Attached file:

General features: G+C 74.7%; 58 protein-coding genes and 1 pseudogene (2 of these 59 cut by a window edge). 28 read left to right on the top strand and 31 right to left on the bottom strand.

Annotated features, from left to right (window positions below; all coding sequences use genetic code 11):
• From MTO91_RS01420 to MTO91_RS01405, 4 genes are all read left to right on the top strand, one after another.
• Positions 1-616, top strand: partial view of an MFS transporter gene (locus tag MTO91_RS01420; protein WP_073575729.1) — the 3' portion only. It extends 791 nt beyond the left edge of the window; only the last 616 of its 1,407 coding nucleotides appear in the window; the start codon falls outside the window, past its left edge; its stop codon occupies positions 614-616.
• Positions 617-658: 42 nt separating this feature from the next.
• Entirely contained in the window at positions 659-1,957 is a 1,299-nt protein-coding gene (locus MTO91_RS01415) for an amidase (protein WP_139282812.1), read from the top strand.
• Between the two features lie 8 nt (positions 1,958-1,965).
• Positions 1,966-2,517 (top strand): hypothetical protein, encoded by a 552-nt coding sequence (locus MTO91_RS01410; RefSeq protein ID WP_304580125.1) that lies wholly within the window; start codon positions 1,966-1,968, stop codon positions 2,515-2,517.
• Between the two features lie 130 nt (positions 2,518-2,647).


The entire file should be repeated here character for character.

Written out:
General features: G+C 74.7%; 58 protein-coding genes and 1 pseudogene (2 of these 59 cut by a window edge). 28 read left to right on the top strand and 31 right to left on the bottom strand.

Annotated features, from left to right (window positions below; all coding sequences use genetic code 11):
• From MTO91_RS01420 to MTO91_RS01405, 4 genes are all read left to right on the top strand, one after another.
• Positions 1-616, top strand: partial view of an MFS transporter gene (locus tag MTO91_RS01420; protein WP_073575729.1) — the 3' portion only. It extends 791 nt beyond the left edge of the window; only the last 616 of its 1,407 coding nucleotides appear in the window; the start codon falls outside the window, past its left edge; its stop codon occupies positions 614-616.
• Positions 617-658: 42 nt separating this feature from the next.
• Entirely contained in the window at positions 659-1,957 is a 1,299-nt protein-coding gene (locus MTO91_RS01415) for an amidase (protein WP_139282812.1), read from the top strand.
• Between the two features lie 8 nt (positions 1,958-1,965).
• Positions 1,966-2,517 (top strand): hypothetical protein, encoded by a 552-nt coding sequence (locus MTO91_RS01410; RefSeq protein ID WP_304580125.1) that lies wholly within the window; start codon positions 1,966-1,968, stop codon positions 2,515-2,517.
• Between the two features lie 130 nt (positions 2,518-2,647).